Prices to Buy Gold set a new intraday record Tuesday lunchtime in London, racing through last Friday's previous high of $1632 per ounce, while stocks and commodities fell and US Treasury bonds rose after the US debt ceiling deal passed its first key vote last night.
In Europe meanwhile, borrowing costs soared for Italy and Spain as each country's 10-Year government bonds saw their yields head higher.
The price to Buy Gold in Euros set a new record at this morning's London Fix, at €1145.28 – while the Sterling Gold Price is yet to break £1000 at the Gold Fix, coming in at £997.298.
Silver Prices rose to $39.86 per ounce – just below Friday's close.
"Intuition might have suggested that increased confidence in the US Dollar and the prospect of more certain times ahead would bring the beginning of a move away from gold," says one London bullion dealer, noting that the metal's performance tells a "different story" – with investors continuing to Buy Gold.
"If this really is the end of the debt ceiling saga, global fears over growth...may be poised to take its place in support of gold."
"The Gold Price remains well-supported in the near term," adds VTB Capital analyst Andrey Kryuchenkov.
"The focus of attention is to remain on the US economy and persistent concerns over the country's AAA sovereign rating downgrade are unlikely to dissipate just yet."
The US House of Representatives voted 269 to 161 Monday night in favor of raising the federal debt ceiling. The government borrowing limit will be raised to $16.4 trillion – enough to get through to 2013 – while spending will be cut by $2.4 trillion over the course of a decade.
"The 'cuts' being discussed are illusory," says Republican Congressman Ron Paul.
"[They] are not cuts from current amounts being spent, but cuts in projected spending increases."
The US Senate is expected to vote on the proposals later today – which if passed would allow the US Treasury to continue borrowing and avoid a default on government bonds.
Prices to Buy Gold and silver would then be "set for further downside" reckons Marc Ground, commodities strategist at Standard Bank, although he notes that this could be limited by ongoing fears of a downgrade by ratings agencies.
"The chances of a downgrade after this deal remain substantially high," adds Ajay Rajadhyaksha, head of US fixed-income strategy at Barclays Capital.
"Lower growth in 2011 will add about $1.2 trillion to the deficit over the next 10 years, which wipes away most of the savings we're supposed to get from this deal."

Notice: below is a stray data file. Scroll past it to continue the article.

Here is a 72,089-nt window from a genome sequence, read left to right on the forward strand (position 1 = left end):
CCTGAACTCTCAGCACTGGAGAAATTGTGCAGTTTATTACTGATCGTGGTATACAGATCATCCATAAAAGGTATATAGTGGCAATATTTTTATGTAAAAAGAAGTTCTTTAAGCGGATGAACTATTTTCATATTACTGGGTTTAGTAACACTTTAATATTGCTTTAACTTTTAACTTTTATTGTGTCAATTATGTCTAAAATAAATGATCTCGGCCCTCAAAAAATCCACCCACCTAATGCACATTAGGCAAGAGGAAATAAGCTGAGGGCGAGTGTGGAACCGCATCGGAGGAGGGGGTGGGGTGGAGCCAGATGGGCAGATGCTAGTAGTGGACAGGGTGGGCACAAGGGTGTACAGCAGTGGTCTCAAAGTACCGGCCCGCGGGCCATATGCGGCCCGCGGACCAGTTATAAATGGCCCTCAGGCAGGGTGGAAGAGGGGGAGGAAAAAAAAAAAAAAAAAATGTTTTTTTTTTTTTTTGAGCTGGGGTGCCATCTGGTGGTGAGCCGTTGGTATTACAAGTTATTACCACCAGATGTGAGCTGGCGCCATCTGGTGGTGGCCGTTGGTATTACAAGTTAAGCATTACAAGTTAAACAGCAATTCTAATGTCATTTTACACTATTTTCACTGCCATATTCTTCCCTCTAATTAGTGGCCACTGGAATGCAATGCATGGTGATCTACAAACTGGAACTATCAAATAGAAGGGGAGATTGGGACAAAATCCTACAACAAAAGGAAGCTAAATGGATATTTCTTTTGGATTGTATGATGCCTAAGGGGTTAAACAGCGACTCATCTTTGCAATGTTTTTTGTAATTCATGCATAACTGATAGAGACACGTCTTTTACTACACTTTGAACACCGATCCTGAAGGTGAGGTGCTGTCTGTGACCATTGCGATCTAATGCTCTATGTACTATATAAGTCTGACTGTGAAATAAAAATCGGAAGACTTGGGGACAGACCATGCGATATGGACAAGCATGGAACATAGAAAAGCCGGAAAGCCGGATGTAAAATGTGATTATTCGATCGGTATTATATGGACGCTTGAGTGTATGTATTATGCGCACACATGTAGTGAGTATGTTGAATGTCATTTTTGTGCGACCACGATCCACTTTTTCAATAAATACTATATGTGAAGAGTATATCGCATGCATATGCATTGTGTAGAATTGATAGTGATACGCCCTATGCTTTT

Ratings agency Standard & Poor's warned last month that there is a 50% chance it will downgrade the US by the end of October. So far none of the three main ratings agencies – S&P, Moody's and Fitch – has commented publicly on the debt ceiling deal.
"The US has averted a national default by borrowing more," notes an editorial on the website of China's People's Daily – the main official newspaper of China's communist party.
"[This] does not mean it could avoid default forever by incessant borrowing."
Americans "are living like parasites off the global economy and their monopoly of the Dollar," Russian prime minister Vladimir Putin said Monday.
"There should be other reserve currencies."
"People still have faith in the US and faith in the Dollar as the world's reserve currency," counters David Bloom, global head of currency strategy at HSBC in London.
"If the US is downgraded, the Dollar might sell off at the margins, but there isn't going to be a slam-dunk, cataclysmic selloff."
Away from the US, South Korea's central bank opted to use over $1 billion of foreign exchange reserves to Buy Gold over the last two months, according to a statement it released on Tuesday.
The Bank of Korea bought 25 tonnes of Gold Bullion – a 173% increase in its official gold holdings.
The Dollar and Euro "have been losing their clout since the recent global financial crisis," news agency Reuters quotes a BoK official who commented anonymously on the decision to Buy Gold.
"[This is] partly due to abnormal monetary policy adopted in many countries and fiscal deficit problems."
Here in the UK, buying of 10-Year government bonds – known as gilts – pushed bond prices up, and pushed the yield down to a record low of 2.766% on Tuesday. Accounting for retail price inflation, the real yield on 10-Year gilts also hit a record low of minus 2.2%.
In contrast, the yield on 10-Year Italian debt spiked to over 6.2%, while Spanish 10-Year yields breached 6.4% - both countries' bonds setting a Euro-era record for the spread above benchmark German bund yields.
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